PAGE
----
Mobile // Mobile Business
News
6/3/2014
02:12 PM
Connect Directly
Twitter
RSS
E-Mail
50%
50%

Intel Core M Chips: Tablet Turbocharge

Intel's Core M chips will make Windows tablets lighter and thinner than ever, while its "Devil's Canyon" chips bring the speed.

Surface Pro 3 Vs. World: Mobile Smackdown
Surface Pro 3 Vs. World: Mobile Smackdown
(Click image for larger view and slideshow.)

Whether you're a desktop power user or an on-the-go pro who wants the thinnest laptop available, Intel's new chips might be just what you've been waiting for. Built using a cutting-edge 14-nanometer fabrication process, the power-efficient Core M family will soon fuel a range of tablets and 2-in-1 PCs slimmer and lighter than any currently on the market. The Core K processors, meanwhile, are the first to offer a base frequency of 4.0 GHz on all four cores. Intel president Renee James unveiled the pair of processor lines during a keynote at the Computex trade show in Taipei, Taiwan.

The Core M line plays an important role in Intel's goal to be a bigger mobile player. The most popular tablets traditionally run on ARM chips, which have allowed for thinner designs and better battery life than Intel offerings. But Intel has fought back with not only improved versions of its mobile-oriented Atom line, but also the Core M, which boasts much of the Atom's mobile-friendliness but maintains PC-level performance.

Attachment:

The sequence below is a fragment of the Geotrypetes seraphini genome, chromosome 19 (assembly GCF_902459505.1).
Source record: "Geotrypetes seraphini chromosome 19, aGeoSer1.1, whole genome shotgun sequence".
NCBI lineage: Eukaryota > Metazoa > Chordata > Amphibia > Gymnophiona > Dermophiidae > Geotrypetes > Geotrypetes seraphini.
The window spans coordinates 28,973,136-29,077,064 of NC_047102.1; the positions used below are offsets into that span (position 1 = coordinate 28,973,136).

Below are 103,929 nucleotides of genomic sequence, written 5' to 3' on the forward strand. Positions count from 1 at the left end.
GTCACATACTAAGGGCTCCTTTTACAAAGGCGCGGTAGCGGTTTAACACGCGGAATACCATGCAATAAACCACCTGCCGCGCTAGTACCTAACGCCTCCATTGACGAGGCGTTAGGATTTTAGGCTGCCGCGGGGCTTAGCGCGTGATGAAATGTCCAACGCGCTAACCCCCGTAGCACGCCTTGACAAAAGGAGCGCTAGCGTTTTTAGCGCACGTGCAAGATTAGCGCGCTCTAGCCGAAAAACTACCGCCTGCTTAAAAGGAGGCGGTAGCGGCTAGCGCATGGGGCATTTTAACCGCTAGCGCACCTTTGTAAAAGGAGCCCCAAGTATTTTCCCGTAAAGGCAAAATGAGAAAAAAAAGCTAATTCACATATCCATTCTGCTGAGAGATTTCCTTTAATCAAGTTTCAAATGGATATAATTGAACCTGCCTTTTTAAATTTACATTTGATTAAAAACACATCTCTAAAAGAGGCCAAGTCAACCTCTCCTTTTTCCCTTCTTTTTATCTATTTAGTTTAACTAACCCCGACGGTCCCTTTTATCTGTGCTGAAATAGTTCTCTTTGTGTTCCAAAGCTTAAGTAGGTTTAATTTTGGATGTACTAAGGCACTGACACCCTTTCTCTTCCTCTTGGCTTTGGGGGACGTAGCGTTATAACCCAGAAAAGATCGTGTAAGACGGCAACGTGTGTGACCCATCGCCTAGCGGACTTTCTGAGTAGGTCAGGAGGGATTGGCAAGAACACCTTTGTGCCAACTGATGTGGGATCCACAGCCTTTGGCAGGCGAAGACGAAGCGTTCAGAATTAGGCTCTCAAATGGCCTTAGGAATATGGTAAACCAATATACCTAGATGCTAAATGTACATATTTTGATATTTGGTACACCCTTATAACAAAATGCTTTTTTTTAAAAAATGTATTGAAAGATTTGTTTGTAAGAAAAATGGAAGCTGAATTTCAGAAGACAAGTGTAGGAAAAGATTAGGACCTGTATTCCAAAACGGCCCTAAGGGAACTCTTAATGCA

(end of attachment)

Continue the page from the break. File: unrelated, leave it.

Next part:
[Will $199 Windows 8.1 tablets sway buyers? Read Toshiba Windows Tablets: Priced Right?]

The Core M line ushers in Intel's fifth-generation Broadwell processors. The new family, as mentioned, is built using a 14-nanometer process, which enables Intel to create smaller, more energy-efficient chips. The Haswell processors inside most today's new PCs and Windows hybrids rely on older 22-nanometer technology. Intel claims Core M devices will offer better performance even though the chips consume up to 45% less energy and generate up to 60% less heat. Intel declined, however, to estimate how much Core M might improve battery life.